Interview With Imani Walton

Written by Isaiah Martin

Imani Walton is a student at Dominican High School. I chose to interview Imani because she has a brilliant presence whenever she enters a room. There’s just an unidentifiable mystic about her. So to put it simply, I knew nothing about her and really wanted to know more. Imani is smart as well as kind but will chew you up and spit you out. She is a natural athlete with a passion for track and a more than exceptional human being. I asked her a random compilation of questions resulted in the following:

Q: So you were born here correct?
Imani: No I was born in Portland Virginia. I moved here when I was 3’ish 4’ish.

Q; Do you have any memories or experiences of Portland? ‘

Imani: No not really.

Q: What was your childhood like?

Imani: It was fine. I grew up with a dad but he’s in the navy, so it was just me my mom and my brother. We used to go to the movies and go skating every weekend. I used to go everywhere. It was fun.
Q:What was it like to have your dad in the navy?

Imani: With me being young I didn’t really think too much of it. I’m like: Okay he just working” but as I’m getting older I start to miss him. I still see him often I see him like three times a year so…

Q; What was the hardest thing you’ve ever been through in your life?

Imani: With my mom getting a new husband and this stepdad situation definetly me and my brother trying to get along with having a step dad. I don’t know if you know how that whole stepfather stuff work so me and my brother being close her bringing a new man. It was like: who are you? Why are you here? And my brother has an attitude just like me ten times worse. Yeah so that’s that.

Q: What does it mean to be a black woman?

Imani: To be a black woman? Well of course there’s thing to live up to because of our ancestors and stuff, how they came up. They’ve done things for us, so that kind of makes me feel like I have to do something and make a change low-key.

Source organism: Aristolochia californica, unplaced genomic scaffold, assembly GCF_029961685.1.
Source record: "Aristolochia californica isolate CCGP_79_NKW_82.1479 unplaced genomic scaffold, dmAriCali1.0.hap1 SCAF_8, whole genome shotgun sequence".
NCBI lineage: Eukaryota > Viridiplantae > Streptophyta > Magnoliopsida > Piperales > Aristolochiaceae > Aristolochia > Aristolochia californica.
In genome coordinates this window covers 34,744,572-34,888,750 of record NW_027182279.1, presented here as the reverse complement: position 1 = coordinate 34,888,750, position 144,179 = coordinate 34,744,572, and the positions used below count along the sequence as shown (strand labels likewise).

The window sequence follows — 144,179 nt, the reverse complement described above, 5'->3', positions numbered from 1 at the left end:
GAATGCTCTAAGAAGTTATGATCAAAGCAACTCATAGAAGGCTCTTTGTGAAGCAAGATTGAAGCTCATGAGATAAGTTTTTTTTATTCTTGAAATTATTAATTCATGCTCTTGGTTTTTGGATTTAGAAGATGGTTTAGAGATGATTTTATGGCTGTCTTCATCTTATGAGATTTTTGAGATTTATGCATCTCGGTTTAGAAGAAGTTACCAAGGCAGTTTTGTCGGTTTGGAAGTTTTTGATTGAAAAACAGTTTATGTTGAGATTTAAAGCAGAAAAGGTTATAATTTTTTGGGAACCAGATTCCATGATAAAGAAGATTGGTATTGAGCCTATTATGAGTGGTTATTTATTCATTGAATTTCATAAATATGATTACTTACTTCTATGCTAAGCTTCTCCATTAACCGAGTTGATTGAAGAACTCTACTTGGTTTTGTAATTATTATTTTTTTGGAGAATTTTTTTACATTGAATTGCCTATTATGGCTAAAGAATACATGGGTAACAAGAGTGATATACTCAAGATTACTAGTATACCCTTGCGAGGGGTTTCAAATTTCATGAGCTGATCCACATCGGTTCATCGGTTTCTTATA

Q: What are some important ideals to you?

Imani: Be yourself, make a good first impression and how you act around people.

Q: What people do you aspire to or look up to.

Imani: I don’t really look up to nobody but If I was to look up to somebody it would be someone who has actually made a huge impact or someone who has made a big change on this world and is continuing to do it not just doing one thing and stopping. Someone who has an ongoing record of making a change

Q: What is your religion and your views on it?

Imani: I am a Christian I go to a missionary Baptist church and me like being 15 and just beginning to understand stuff I’m getting a grasp of it of course I’m a firm believer, but I feel like church is hypocritical.

Q: Do you believe in love why or why not?

Imani: Yes, and no it depends on what kind of love and who for. Familywise I believe in that but I feel like it’s something that’s expected something that you’ve known since you’ve come out the womb. But of course that love can be lost in the snap of a finger. Significant other wise ehhh… maybe.

Q: Who or what do you feel most connected to in life?

Imani: Even though we don’t see each other very often of course my dad because of course I’m a daddy’s girl so. You put us two together we’re the funniest people you will ever know, and like our attitudes are similar. It’s some friends that I’m like tight with that I can vent to and tell them anything. My other go to is music. It’s what I listen to when I’m happy, sad, anything. I grew up around a lot of music so I listen to hip-hop I’m an oldie at heart.  When my mom got with my stepdad I was like seven and he’s a gospel singer his family is a group.  So gospel is a part of my life.

Q: What are your pastimes

Imani: Well I play basketball of course cheerleading and track. Now track is my favorite. When I’m bored I can draw I can somewhat draw. I can dance.  I sing on the down low. I sing but at the same time I don’t sing so…

Q: Why do you love track

Imani:  ok first off I started running when I was like six before I didn’t even know track exist. My mom wanted me to do it so me and my brother got into it. And track is a family thing like my uncles a track coach. When you start off doing something young you grow to love it. It becomes a part of you.

Q: What are your deepest thoughts?

Imani: How would life be without some particular things. Without technology without books and stuff.

Q: Do you ever catch yourself wanting to live in the past

Imani: Yes. Sometimes I feel like our generation has it easy. It might sound weird but I want to low-key live back when it was slavery so I could see how it was what it was like. In the past people of our color were in shackles and punished just because of our color. Now we can just walk freely and while we are still pursued for our race it just feels like we have it easy.

Q: What is the best experience of your life?

Imani: Just living as a whole. Even my bad times. Me losing friends. Going through stuff.  I learned from that. Everything.

photo by Imani Walton


About the author

Isaiah Martin